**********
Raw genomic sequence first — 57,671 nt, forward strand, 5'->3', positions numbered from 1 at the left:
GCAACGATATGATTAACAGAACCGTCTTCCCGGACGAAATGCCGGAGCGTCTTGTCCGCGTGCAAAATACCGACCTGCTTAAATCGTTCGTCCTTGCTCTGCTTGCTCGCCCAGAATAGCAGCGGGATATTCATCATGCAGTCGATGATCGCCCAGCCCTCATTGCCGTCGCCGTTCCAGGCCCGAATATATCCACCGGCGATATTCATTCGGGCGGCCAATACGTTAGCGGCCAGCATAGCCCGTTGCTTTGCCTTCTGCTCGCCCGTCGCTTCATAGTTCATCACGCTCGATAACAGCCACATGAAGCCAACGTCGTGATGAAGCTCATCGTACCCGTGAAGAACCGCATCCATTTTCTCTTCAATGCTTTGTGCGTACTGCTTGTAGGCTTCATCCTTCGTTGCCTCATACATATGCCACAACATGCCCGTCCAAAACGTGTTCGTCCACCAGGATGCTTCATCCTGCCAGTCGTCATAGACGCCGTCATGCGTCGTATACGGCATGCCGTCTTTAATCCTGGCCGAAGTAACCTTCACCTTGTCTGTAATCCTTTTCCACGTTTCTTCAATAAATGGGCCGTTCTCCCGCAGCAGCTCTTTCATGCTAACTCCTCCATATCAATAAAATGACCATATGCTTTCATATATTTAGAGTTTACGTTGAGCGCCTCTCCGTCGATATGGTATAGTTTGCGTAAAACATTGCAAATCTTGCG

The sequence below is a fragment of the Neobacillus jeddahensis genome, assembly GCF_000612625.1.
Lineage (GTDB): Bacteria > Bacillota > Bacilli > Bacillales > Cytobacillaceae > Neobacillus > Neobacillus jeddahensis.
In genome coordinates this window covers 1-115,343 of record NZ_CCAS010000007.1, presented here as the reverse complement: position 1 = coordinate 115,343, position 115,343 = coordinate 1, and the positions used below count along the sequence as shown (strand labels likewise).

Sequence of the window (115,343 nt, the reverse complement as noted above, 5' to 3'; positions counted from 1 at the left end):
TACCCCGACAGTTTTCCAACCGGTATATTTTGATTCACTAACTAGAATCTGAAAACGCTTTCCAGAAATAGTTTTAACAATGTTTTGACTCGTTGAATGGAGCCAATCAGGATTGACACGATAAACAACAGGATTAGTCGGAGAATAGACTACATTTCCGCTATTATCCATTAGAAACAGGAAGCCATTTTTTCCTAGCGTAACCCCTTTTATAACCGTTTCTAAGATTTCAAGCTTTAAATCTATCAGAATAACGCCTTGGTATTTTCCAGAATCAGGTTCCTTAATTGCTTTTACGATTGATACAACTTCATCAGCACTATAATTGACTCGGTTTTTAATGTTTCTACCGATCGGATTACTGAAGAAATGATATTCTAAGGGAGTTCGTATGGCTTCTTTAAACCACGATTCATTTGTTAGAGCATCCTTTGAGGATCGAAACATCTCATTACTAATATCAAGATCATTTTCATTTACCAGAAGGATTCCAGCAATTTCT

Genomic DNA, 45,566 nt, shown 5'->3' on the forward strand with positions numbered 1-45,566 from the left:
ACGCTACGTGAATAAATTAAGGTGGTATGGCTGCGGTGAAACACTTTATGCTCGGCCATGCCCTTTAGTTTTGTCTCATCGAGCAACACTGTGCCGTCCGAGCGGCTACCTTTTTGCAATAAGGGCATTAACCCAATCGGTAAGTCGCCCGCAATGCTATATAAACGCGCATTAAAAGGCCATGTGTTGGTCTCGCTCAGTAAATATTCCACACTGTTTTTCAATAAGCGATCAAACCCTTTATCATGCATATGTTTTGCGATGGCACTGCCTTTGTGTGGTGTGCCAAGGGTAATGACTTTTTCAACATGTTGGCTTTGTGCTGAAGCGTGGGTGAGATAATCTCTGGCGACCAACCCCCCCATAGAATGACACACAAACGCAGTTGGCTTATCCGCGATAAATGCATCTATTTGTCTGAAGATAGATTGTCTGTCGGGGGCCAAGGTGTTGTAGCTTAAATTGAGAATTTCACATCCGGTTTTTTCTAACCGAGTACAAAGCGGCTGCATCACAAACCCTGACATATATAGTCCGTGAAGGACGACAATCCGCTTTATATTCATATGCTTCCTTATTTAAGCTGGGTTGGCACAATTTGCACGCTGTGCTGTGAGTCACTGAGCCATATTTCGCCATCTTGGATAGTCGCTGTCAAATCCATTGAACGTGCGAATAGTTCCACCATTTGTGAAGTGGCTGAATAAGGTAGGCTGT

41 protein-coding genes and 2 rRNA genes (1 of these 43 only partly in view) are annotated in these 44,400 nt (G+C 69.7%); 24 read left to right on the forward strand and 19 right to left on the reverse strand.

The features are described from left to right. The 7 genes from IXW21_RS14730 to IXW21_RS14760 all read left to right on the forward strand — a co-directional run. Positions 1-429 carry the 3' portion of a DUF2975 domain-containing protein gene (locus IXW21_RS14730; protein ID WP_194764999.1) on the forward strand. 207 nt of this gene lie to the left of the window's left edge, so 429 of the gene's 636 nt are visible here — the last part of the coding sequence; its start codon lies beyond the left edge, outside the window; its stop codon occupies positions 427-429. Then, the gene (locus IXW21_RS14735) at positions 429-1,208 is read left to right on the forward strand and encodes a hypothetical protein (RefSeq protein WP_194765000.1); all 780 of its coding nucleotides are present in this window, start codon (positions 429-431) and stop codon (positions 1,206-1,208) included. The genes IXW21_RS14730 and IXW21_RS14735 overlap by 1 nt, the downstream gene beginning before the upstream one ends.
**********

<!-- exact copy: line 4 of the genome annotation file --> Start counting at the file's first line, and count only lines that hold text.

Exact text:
Lineage (GTDB): Bacteria > Bacillota > Bacilli > Bacillales > Cytobacillaceae > Neobacillus > Neobacillus jeddahensis.